Wayne Abernathy, an executive vice president with the American Bankers Association, said the industry has competing interests when it comes to independent agencies. On the one hand, banks want regulators insulated from political interference. But on the other, they want regulators to be accountable.

“I think the correct answer, and I think people would say, ‘We don’t want political considerations in bank regulation,’ ” Abernathy said. “But on the other hand, they’ve got to be accountable to somebody. And that’s what is at the core of the PHH case: Has the consumer bureau passed beyond the level of accountability?”

Abernathy said the Fed is a good example of where the financial industry both supports and decries institutional independence under one roof. The Fed’s independence, he said, was initially a critical element of its effectiveness in managing U.S. monetary policy. But as the central bank has gained additional regulatory and supervisory authorities, its independence has become more of a problem, he said.

“The Fed’s independence was created with monetary policy in mind and before they had significant bank supervisory and regulatory responsibilities,” Abernathy said. “As those regulatory responsibilities have increased, the accountability has not kept up with it.”

Wilmarth said the Fed presents a special case insofar as it is a highly complicated system that is critical to the financial stability of the country. While Congress may still want to change the fundamental powers and makeup of the CFPB, once the president has his nominees leading the Fed, Wilmarth said, much of the urgency to change the central bank’s structure goes away.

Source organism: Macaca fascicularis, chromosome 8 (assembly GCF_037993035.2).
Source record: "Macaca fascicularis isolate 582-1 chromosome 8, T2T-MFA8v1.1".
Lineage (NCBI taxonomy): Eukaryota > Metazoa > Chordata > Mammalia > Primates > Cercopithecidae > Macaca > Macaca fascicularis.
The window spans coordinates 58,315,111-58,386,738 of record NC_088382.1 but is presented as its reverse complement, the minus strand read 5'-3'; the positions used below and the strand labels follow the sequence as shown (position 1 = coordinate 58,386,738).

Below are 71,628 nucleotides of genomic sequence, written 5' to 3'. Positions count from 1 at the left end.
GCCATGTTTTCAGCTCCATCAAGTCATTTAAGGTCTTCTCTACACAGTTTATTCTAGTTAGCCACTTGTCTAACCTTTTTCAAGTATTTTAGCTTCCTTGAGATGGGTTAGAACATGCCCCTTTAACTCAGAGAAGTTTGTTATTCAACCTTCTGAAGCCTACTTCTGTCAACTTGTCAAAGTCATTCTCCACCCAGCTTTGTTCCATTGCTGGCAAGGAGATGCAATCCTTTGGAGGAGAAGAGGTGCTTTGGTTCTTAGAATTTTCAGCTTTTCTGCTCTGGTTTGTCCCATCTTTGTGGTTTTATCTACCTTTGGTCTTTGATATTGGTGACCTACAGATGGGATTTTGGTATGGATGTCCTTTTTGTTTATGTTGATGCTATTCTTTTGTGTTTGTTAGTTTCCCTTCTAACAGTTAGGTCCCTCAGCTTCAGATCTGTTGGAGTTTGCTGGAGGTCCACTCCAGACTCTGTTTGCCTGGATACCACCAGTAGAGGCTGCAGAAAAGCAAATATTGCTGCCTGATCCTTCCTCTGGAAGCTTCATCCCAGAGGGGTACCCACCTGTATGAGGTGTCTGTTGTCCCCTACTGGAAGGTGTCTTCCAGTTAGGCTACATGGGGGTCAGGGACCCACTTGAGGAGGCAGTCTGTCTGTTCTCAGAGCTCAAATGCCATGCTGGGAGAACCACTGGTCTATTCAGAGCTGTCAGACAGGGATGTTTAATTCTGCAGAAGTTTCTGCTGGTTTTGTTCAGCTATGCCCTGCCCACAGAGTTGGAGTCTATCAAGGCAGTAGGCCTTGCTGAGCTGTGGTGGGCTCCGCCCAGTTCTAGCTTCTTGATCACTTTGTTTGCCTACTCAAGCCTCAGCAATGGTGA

“With the Fed, it’s so massive, it’s such an intricate operation of so many moving parts, it’s unlike any other agency in government,” Wilmarth said. “I could see the Republicans thinking, ‘Do we really want to get into that particular brier patch? If anything goes wrong, we’re going to be blamed for it.’ ”

But Valladares is skeptical that Congress will be content to rein in the Fed’s regulatory powers without also making restrictions on its monetary policy operations. The Choice Act would require the Fed to adopt a rules-based monetary policy as the default while preserving the Federal Open Market Committee’s ability to deviate from that rule with explanation.

That could open the door to political manipulation, Valladares said.

“I’ve worked in a lot of emerging-market countries, far-out places, and a lot of these places I see the damage of having politicians who are dictating the process,” Valladares said. “They want inflationary policies, they want loose regulations … but by the time you hear that some borrowers are paying late, it’s already too late. The damage is done, and it’s very difficult to unwind.”